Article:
Thursday, August 14, 2008
That said, we would be telling only part of the story if we ignored the role played by the U.S. government and its neo-imperial foreign policy. The Bush administration’s loud sponsorship of Georgia (and other former Soviet republics and satellites) for membership in NATO, and its training and equipping of the Georgian military, could have no other effect than to provoke traditional Russian fears of encirclement by the West. As the old saying goes, just because someone is “paranoid” it doesn’t mean no one is after him. The Bush plan to bring NATO -- which was established as an anti-Soviet alliance after World War II -- to the Russian doorstep is reckless and provocative. It surely emboldened Georgian President Mikheil Saakashvili’s recent military violence against the separatists in South Ossetia, which the Russians then exploited opportunistically and ruthlessly. (Brendan O'Neill's analsysis here is worth reading. Hat tip: Jacob Hornberger. Also see Juan Cole's take on the Bush-Putin Doctrine here.)
If it is from such recklessness, provocation, and opportunism that wars are born -- yet another demonstration that the Bush foreign policy is the biggest threat to peace in the world today.
Friday, August 08, 2008
My message is not one of despair. But we will not cause the freedom philosophy to prevail merely by invoking a political document written by men who thought the main problem with America was too little, not too much, government. Rather, we must cut to the chase and convince people directly that our concepts of freedom and justice best accord with logic -- and their own deepest moral sense.The rest of this week's TGIF, "Was the Constitution Really Meant to Constrain the Government?" is at the Foundation for Economic Education website.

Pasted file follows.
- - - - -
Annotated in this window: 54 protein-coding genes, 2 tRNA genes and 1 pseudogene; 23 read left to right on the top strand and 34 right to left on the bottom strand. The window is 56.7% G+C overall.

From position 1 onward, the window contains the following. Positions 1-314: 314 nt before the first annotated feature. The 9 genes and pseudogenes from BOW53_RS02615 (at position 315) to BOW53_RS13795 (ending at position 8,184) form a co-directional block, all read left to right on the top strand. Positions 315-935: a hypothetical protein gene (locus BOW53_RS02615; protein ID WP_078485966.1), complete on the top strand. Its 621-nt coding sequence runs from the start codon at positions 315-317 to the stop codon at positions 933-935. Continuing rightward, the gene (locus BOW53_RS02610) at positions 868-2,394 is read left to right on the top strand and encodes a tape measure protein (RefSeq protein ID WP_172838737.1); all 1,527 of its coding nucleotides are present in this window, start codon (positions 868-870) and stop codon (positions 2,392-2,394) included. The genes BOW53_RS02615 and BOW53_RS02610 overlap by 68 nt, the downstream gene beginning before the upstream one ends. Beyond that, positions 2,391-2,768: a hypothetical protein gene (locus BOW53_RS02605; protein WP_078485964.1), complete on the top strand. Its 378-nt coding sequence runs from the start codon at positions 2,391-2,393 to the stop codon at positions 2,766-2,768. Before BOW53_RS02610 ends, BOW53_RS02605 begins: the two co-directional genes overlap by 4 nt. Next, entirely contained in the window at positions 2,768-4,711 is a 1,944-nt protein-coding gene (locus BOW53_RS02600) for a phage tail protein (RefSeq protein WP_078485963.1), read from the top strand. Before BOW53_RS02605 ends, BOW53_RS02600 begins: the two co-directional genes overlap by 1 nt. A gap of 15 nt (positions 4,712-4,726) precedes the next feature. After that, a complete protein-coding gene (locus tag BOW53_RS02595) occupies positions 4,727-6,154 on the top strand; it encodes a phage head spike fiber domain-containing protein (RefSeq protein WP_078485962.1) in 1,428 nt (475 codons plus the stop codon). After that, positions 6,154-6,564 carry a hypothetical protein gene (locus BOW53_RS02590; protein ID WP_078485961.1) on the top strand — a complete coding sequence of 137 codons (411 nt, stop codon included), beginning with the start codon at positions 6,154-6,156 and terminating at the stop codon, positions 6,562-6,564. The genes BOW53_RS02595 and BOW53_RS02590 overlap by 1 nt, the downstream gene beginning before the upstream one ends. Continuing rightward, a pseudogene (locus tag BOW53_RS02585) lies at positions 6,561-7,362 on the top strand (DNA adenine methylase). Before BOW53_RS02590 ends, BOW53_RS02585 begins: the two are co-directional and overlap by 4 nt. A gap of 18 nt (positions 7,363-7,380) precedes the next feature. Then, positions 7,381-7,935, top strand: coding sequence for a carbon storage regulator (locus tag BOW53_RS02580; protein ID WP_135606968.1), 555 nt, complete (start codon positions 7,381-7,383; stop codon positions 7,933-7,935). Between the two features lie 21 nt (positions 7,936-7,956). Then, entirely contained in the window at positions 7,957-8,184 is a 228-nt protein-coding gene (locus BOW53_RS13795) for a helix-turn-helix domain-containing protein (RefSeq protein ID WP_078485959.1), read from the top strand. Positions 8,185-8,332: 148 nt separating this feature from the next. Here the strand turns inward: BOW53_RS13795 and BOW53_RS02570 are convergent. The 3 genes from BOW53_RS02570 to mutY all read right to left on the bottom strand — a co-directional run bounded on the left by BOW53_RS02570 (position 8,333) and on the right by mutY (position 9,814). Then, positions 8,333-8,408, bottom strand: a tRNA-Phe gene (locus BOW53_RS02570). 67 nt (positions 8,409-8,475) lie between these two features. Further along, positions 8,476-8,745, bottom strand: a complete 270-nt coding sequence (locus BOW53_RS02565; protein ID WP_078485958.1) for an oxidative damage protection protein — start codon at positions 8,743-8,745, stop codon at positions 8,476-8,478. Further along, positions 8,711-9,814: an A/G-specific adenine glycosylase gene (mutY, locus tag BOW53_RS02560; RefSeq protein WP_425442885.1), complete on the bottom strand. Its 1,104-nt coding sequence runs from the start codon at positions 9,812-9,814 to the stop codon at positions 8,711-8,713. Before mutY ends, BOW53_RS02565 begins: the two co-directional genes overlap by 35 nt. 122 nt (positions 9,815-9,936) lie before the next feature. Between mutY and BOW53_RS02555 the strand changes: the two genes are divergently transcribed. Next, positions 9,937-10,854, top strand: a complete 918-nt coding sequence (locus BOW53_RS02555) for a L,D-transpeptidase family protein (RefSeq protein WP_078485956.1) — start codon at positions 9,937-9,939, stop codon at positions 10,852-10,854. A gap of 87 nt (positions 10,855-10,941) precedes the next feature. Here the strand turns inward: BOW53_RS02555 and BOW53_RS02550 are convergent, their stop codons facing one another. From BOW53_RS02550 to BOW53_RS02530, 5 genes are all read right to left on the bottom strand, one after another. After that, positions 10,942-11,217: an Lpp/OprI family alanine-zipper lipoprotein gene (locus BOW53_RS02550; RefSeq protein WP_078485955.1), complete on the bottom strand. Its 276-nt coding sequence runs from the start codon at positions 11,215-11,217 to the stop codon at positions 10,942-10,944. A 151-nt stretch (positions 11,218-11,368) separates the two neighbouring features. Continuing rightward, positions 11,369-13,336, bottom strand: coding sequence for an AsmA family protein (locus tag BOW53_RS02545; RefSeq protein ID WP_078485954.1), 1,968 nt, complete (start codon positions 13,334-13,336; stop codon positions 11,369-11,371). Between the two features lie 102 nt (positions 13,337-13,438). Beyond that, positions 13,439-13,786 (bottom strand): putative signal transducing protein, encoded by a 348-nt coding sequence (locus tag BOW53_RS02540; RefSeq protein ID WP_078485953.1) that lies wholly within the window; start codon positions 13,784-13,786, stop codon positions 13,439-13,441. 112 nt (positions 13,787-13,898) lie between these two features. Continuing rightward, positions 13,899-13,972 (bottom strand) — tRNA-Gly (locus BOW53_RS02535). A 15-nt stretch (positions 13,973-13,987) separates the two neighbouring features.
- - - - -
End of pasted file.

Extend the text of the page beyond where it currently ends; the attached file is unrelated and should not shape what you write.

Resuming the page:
Cross-posted at Liberty & Power.
Friday, August 01, 2008
The rest of this week's TGIF, "Hubris in the First Degree," is at the Foundation for Economic Education website.
“[A]s president, I will commit two billion dollars each year on clean-coal research and development. We will build the demonstration plants, refine the techniques and equipment, and make clean coal a reality.”
That’s what John McCain, the Republican presidential candidate, said back on June 18 in Springfield, Missouri. My first reaction was this: “That’s mighty generous of Sen. McCain. I didn’t know he had that kind of money.”Then I remembered he doesn’t. But if he wins the election in November he’ll have something better: the American taxpayers.
Saturday, July 26, 2008
Meanwhile, here's my latest:
The campaign of presumptive Republican presidential nominee John McCain has already gotten tedious. In a campaign appearance the other day, he said in his characteristically sanctimonious way, “I had the courage and the judgment to say I would rather lose a political campaign than lose a war. It seems to me that Obama would rather lose a war in order to win a political campaign.”
We ought to be jaded enough by politics to know that when a candidate says he’d rather lose the campaign than do X, Y, or Z, he’s being anything but courageous. Nothing is more calculated to help one win the White House than to say he’d “rather be right than president.” The last guy to say it and apparently mean it was Henry Clay in 1839.